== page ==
Dropped Object Protection - are second chances sufficient?
In recent years the hazard of dropped objects has risen to become the second most deadly hazard in the Australian workplace. Between 2010 and 2014 work related fatalities caused by dropped objects was only superseded by vehicle accidents on public roads.
We all know that the resource, construction and utilities work environment is a dangerous space, but we also do a lot to minimise the risk to all those who are exposed to these hazards. The question is - are we doing enough?
In the connection of dropped objects, the traditional measures of managing the risk involves hard hats, drop zones, barricades etc. In the light of todays alarming statistics - are these sufficient?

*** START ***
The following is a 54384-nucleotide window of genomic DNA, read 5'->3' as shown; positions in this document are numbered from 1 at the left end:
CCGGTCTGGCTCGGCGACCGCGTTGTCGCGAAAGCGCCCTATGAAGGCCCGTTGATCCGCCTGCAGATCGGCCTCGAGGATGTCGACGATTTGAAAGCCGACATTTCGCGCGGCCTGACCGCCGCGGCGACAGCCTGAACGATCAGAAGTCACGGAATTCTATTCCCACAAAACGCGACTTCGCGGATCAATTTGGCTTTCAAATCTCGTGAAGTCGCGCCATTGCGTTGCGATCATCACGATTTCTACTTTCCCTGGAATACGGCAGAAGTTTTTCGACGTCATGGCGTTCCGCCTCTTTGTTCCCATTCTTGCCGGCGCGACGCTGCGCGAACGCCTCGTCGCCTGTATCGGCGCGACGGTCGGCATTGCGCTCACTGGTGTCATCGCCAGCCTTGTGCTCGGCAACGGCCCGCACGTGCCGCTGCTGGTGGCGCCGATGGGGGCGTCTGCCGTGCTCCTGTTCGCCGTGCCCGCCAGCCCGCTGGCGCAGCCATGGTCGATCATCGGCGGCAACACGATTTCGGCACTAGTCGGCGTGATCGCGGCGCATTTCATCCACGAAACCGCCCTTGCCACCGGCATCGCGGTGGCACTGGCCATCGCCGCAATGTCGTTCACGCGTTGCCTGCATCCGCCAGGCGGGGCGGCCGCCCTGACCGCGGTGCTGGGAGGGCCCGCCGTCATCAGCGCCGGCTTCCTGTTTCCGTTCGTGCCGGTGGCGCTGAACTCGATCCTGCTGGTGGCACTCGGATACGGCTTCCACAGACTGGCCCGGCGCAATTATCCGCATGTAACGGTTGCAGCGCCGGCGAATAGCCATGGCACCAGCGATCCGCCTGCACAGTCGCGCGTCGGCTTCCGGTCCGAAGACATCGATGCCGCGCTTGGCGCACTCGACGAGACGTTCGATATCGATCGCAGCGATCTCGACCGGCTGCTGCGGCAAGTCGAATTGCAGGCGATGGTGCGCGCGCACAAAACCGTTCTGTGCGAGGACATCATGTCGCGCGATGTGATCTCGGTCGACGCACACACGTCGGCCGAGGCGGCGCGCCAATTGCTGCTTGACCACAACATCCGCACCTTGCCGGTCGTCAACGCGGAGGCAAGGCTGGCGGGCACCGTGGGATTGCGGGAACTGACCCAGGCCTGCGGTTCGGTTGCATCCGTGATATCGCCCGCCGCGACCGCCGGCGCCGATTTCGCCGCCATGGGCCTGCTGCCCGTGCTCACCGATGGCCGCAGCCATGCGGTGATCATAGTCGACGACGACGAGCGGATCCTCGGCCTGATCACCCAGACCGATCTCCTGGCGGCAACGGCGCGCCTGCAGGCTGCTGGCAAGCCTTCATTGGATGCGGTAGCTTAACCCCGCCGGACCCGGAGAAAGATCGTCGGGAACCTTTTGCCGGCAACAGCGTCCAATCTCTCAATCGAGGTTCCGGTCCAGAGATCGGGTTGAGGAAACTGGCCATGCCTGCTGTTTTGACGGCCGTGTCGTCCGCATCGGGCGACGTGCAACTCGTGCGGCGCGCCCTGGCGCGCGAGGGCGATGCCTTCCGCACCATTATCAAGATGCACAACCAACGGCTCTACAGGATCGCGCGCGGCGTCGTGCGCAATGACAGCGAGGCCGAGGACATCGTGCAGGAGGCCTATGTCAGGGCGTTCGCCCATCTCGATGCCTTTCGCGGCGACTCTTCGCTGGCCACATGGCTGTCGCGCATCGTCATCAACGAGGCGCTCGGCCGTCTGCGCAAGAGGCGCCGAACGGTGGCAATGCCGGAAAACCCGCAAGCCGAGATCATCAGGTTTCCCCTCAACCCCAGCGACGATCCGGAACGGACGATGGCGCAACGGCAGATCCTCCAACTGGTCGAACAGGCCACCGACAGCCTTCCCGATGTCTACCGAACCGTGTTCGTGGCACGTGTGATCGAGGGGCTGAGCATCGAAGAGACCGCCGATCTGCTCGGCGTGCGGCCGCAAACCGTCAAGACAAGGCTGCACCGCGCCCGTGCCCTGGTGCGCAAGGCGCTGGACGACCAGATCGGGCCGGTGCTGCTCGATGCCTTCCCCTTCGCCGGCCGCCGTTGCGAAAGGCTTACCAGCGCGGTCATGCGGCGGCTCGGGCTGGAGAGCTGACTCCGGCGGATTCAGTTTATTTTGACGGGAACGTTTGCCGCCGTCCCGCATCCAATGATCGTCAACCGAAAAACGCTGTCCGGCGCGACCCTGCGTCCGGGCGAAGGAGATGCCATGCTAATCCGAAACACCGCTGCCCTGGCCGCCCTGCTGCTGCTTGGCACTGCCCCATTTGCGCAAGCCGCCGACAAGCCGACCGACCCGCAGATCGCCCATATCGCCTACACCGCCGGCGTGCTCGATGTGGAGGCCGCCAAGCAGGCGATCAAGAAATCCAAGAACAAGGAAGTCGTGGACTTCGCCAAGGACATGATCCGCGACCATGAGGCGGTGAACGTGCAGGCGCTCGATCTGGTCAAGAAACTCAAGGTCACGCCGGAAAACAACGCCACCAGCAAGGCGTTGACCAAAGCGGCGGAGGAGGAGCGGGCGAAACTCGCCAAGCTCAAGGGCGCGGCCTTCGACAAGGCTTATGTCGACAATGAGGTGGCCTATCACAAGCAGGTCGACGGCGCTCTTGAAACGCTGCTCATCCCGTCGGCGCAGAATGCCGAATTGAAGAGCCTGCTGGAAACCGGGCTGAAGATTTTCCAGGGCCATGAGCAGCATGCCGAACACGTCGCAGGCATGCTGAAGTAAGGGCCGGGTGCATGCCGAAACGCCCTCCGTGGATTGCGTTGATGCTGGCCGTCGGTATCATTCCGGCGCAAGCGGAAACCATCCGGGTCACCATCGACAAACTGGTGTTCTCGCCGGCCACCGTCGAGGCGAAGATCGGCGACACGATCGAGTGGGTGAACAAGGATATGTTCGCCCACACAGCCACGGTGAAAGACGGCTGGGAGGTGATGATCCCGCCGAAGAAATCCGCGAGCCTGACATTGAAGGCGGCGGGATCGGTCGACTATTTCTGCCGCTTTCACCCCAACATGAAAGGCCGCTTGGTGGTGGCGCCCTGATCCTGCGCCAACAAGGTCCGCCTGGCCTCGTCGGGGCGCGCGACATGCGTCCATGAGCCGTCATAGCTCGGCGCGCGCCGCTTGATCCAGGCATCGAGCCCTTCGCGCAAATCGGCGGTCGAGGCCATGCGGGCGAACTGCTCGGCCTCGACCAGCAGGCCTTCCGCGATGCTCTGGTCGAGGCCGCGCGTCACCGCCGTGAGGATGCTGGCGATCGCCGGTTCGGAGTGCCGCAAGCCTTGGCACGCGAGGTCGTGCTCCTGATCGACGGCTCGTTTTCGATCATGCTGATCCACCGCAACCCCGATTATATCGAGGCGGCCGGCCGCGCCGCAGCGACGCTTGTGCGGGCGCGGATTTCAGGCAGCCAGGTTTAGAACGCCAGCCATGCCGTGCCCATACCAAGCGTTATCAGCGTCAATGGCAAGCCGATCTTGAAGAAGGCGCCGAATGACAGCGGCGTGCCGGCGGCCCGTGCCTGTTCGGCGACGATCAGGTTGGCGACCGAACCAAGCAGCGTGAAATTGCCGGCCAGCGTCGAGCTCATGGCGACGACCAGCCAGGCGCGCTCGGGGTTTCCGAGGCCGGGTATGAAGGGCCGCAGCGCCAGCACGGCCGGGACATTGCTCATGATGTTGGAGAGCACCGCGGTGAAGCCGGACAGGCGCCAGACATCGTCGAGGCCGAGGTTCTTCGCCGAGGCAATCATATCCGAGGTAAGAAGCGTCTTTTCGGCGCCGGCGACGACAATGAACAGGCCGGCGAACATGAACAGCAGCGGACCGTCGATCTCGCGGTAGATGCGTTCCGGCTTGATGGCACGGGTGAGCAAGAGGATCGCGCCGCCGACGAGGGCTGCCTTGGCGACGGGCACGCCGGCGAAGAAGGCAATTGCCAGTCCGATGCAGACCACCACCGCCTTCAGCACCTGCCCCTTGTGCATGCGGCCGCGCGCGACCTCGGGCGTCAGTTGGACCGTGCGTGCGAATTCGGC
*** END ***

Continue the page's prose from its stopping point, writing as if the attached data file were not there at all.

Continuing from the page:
In reality, all these measures are second chances. They certainly have a place in every 'falling object risk management plan', however it needs to be recognised that they are literally second chances, designed to hopefully minimise the damage caused by an object that has been dropped and is hurtling towards the ground totally out of control...
In contrast to this, some items are NEVER allowed to drop...They are called people! Personnel height safety is non-negotiable and is promoted and invested in heavily at all levels.
What about the tools? In today's world 'dropped tools' is a serious risk in every workplace involving heightwork and the question needs to be asked...."Are second chances sufficent?